When Ford contacted me as a media member who would be attending EAA AirVenture 2014, with the opportunity to fly Lockheed Martin's F-35 simulator, I jumped at the chance! Now, I'm happy to report that I'm highly proficient at flying the military's
biggest boondoggle most advanced fighter jet.
Ford was kind enough to arrange a special appointment for me to check out their huge display here in Oshkosh. It's a sprawling space, complete with the newest engines, the latest models of every car in their lineup, and a one-of-a-kind F-35 Lightning II 2015 Mustang.
When I arrived, I was met by Eric Best, with Lockheed Martin's Center for Innovation. "Have you ever flown a plane?" he asked. "Nope. But I have a good familiarity with cockpit instruments and what they do," I said. I took my seat in the cockpit, with a panorama of screens before me, representing what a pilot would see from his/her seat.
He guided me through some basic instructions — throttle, joystick, target selection, weapon selection. I was impressed to see that all of the F35s cockpit displays are touchscreen. Eric said the plane can "sense" targets from over 100 miles away. I pushed the throttle forward all the way into afterburner mode. Once I hit 150 knots, I eased the plane into the sky. Eric had me take her up to 2,000 feet, then he had me do a full loop by pulling the joystick straight back. I was surprised by how easy it was, and how quickly the plane responded. He also had me perform a few aileron rolls before we got to the really fun stuff.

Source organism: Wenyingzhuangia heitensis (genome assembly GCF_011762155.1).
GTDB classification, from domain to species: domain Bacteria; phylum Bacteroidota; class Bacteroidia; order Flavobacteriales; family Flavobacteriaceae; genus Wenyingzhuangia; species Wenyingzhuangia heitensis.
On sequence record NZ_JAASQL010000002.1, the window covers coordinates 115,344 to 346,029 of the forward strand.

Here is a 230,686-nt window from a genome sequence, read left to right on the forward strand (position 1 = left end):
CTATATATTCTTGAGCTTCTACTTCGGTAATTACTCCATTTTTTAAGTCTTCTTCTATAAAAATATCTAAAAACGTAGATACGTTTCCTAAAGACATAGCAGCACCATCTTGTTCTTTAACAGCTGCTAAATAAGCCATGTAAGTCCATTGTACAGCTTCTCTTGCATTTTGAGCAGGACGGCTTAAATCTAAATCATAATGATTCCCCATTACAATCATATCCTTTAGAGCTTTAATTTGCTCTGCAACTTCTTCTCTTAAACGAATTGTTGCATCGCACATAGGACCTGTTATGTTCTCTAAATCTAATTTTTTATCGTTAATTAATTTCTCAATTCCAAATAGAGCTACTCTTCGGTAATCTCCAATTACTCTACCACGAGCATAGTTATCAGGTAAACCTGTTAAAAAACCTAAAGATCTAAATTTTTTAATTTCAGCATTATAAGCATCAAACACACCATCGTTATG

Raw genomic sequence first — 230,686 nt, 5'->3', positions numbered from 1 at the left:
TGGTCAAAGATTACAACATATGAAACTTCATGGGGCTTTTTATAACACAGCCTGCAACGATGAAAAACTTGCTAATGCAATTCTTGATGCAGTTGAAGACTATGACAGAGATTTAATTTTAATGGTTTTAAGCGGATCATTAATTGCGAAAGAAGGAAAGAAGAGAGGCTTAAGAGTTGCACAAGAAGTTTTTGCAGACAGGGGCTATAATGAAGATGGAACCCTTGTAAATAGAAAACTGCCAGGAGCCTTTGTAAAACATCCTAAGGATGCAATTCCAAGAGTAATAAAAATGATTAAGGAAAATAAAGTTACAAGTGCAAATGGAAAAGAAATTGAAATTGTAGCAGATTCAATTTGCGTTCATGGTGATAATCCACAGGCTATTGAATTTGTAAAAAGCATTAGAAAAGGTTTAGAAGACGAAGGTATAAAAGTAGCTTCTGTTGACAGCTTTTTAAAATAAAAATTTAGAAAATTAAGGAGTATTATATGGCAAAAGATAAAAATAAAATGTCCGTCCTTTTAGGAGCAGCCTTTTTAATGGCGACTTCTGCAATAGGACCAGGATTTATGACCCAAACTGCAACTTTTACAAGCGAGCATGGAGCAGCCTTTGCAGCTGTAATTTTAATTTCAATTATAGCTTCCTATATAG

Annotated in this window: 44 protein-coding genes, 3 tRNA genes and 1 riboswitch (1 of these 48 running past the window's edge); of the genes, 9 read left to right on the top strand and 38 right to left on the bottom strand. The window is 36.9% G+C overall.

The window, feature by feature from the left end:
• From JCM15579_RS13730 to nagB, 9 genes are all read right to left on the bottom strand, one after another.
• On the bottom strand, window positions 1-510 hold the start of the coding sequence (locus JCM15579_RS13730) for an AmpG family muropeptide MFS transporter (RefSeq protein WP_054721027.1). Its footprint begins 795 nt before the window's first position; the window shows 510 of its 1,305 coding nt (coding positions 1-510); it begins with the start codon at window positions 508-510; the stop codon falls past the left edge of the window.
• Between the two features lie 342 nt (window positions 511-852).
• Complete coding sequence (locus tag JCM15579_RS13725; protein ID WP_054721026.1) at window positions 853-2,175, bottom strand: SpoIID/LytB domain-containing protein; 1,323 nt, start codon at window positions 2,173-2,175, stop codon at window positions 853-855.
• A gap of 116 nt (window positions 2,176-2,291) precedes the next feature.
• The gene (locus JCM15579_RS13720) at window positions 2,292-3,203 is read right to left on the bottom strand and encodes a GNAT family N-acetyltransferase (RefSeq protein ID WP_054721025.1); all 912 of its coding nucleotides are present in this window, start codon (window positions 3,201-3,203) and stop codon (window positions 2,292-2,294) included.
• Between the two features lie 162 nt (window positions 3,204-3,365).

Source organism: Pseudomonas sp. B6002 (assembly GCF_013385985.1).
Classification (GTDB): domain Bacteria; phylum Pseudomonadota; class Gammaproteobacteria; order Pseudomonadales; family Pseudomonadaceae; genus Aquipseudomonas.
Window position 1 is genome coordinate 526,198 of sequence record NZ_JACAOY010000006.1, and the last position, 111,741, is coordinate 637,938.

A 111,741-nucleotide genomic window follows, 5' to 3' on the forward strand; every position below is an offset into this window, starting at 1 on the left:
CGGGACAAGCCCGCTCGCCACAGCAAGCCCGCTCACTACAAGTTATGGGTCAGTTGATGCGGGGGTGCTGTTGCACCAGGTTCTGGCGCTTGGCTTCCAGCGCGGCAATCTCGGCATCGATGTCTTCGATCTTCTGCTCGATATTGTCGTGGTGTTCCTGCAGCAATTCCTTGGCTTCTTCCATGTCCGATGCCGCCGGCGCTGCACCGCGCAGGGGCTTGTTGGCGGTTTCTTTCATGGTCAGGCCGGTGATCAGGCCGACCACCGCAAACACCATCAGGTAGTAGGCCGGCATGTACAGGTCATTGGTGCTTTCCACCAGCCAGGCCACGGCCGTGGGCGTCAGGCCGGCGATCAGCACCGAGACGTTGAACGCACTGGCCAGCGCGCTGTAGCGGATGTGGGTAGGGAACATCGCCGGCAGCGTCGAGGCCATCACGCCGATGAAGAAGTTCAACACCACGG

Next, he had me fly toward two aerial targets — enemy jets. The throttle (on the lower left side of the seat) also has your target selection, which you move like a cursor until the target is illuminated. Next, on your joystick (to the right of the seat) you select your weapon. Missiles, obviously. I was locked on and had closed to within 20 miles before my target had sensed my plane. I pressed the fire button, the "pickle switch" and a missile fired. He never knew what hit him. Then a few seconds later, I sent blew away his wingman too.
My experience in the F-35was the most fun I've ever had in a simulator, followed closely by Boeing's 787 sim, which I also landed successfully. My mom once asked if I thought I could land a plane in an emergency, and I said [having no actual cockpit experience] if I had someone talking me through the steps, I could probably do it. It might not be pretty, but I think we'd all walk away. After all, if I can land a sim, I can do the real thing too, right?
Photos by Paul Thompson, from EAA AirVenture 2014 in Oshkosh, WI. Top Image by Cherry Point on Flickr (CC Commercial License)